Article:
But they did their work before the germ theory of disease. As author Steven Johnson put it, the idea that invisible cholera molecules were floating around in that water would have been as laughable to them as the idea that invisible fairies are floating around in our gardens is to us today…
Oftentimes, those of us who have left religion behind are asked to define what keeps us going, what motivates us, what rescues us from the pit of existentialist despair now that we no longer believe in god. Some of us do not seem to have much of a positive belief system, others have adopted skepticism or humanism, others excavate their own philosophies of life.
A new member of an ex-fundy support group I help moderate addressed this topic recently and his answer was so interesting that I asked him if I could re-post it to this group and he graciously consented.
I wanted to share an epiphany I’ve had after many years of wandering a post-fundamentalist wasteland. Maybe it will have meaning for some of you.
My Southern Baptist fundamentalist belief began disintegrating right around the time I went off to college. This was very painful for me (as I’m sure comes as no surprise to most of you). I fought it every step of the way as my faith slowly bled from me — my belief in Christ had formed the core of my self image, and my view of myself collapsed along with the elaborate theological construction that had undergirded it…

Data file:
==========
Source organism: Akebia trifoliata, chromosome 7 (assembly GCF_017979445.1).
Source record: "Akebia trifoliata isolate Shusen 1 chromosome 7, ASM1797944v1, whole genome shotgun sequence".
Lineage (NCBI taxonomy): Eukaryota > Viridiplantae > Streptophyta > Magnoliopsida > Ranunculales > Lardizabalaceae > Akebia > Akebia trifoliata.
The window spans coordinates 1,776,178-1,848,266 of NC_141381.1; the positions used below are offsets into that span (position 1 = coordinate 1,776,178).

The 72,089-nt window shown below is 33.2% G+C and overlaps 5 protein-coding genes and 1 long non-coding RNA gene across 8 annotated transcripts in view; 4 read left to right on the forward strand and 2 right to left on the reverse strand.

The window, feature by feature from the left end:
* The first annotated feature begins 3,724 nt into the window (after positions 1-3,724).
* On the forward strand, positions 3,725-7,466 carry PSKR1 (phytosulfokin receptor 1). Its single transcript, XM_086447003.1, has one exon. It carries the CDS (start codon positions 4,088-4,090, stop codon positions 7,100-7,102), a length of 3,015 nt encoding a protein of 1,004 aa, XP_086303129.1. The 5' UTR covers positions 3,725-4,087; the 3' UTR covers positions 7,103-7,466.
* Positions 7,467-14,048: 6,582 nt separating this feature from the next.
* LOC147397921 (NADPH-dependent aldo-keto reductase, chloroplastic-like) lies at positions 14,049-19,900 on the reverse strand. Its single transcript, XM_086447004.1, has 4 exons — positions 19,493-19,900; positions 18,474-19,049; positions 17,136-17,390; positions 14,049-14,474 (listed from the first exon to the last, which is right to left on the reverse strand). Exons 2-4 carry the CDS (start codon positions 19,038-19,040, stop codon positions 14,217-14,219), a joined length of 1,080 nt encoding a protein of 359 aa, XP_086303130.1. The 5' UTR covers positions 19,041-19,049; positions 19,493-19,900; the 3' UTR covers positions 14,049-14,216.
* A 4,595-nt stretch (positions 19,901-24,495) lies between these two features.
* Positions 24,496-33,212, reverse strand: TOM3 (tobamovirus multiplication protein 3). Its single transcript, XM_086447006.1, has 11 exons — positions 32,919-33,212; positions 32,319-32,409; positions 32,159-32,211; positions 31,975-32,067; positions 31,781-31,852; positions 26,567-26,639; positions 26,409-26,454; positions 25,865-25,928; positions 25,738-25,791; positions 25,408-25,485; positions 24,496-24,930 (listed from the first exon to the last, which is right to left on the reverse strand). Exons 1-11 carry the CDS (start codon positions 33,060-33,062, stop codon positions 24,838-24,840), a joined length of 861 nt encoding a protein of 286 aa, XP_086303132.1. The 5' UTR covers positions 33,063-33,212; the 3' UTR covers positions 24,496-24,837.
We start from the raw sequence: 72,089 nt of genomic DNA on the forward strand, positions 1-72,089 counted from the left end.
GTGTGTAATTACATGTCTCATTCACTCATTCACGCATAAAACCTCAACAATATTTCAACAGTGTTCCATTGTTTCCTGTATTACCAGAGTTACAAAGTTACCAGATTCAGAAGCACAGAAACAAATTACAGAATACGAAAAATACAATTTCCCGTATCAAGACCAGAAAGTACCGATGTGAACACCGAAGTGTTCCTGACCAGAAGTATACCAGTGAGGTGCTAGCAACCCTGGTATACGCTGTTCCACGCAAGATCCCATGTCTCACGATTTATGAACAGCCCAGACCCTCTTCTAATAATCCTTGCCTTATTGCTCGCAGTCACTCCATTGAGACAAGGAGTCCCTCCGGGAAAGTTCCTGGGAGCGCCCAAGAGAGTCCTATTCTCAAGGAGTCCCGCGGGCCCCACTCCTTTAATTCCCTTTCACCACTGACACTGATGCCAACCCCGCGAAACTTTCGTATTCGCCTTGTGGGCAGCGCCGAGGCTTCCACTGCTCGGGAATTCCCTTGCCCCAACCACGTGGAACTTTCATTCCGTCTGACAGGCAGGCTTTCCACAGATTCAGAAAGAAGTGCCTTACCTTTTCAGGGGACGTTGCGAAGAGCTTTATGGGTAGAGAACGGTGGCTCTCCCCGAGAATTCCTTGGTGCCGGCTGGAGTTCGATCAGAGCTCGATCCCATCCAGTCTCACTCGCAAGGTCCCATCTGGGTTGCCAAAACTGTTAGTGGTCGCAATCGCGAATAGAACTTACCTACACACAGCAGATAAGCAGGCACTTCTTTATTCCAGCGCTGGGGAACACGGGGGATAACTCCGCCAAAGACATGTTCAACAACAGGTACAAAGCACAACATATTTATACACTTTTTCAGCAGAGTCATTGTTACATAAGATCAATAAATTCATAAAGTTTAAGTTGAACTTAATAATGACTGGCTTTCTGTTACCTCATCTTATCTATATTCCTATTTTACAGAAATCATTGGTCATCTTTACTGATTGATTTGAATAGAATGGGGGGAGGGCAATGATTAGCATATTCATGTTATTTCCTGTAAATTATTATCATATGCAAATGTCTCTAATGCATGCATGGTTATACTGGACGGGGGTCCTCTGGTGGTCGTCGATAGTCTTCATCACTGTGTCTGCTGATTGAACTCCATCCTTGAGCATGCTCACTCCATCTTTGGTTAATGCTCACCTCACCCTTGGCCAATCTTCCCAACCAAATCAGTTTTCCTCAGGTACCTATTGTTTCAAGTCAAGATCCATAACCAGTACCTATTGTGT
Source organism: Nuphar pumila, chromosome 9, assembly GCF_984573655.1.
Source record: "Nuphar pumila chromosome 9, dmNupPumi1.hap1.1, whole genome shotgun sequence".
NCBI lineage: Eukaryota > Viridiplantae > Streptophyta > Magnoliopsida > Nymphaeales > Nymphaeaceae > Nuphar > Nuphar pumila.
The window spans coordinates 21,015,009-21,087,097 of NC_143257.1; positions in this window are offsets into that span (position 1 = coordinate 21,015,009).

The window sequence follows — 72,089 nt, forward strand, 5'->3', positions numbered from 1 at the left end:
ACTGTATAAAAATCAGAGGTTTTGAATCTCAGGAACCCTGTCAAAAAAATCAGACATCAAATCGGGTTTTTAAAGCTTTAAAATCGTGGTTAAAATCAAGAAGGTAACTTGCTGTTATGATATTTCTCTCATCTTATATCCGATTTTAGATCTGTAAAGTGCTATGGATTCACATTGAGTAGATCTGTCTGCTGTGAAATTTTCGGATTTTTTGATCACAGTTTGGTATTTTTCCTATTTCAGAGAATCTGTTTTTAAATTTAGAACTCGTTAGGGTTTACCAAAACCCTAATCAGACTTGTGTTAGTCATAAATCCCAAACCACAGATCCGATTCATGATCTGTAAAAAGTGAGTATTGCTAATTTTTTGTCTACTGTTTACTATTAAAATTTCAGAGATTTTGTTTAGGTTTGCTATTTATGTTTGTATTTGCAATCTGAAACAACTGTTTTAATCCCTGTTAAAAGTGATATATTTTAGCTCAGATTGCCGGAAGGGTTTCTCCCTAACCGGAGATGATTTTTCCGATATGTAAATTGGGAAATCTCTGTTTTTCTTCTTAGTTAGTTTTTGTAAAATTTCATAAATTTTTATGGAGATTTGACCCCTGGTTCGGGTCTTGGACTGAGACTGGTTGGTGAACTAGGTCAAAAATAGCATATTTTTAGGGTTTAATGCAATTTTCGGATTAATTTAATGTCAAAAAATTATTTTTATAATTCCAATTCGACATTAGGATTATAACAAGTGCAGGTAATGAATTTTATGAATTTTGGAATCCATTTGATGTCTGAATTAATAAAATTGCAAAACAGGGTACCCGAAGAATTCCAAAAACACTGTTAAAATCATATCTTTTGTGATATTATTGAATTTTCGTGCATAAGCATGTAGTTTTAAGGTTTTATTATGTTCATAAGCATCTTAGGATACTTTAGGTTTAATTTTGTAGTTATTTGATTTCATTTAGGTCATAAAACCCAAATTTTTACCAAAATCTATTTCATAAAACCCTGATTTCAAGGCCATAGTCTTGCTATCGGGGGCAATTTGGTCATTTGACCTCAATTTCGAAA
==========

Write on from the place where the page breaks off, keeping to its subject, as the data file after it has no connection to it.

About a decade ago, I started a journey away from religion after 30 years of Christian belief. During the de-conversion process, I must have asked hundreds of questions about religious belief, faith, specific doctrine and the bible. But as my unsettling, difficult, paradigm-shifting quest wound down, and I reluctantly admitted I no longer believed in god, one stubborn question remained: Why me?
Why did I venture outside the box and begin to find so many standard doctrinal answers unsatisfactory, while my Christians friends stayed perfectly content in their faith? Why couldn’t I just drop the doubt and recommit my life to the Lord, as I’d seen “backsliders” do in the past?
I’m no smarter than many of my Christian friends, nor am I more sophisticated or better educated.
So what was it that caused me to push off from the comfortable port of fundamentalist belief, where I’d been happy for so many years, and set out – alone and wary – for unknown lands? Why did fellow travelers veer into nearby ports like the emergent church, liberal Protestantism or Catholicism…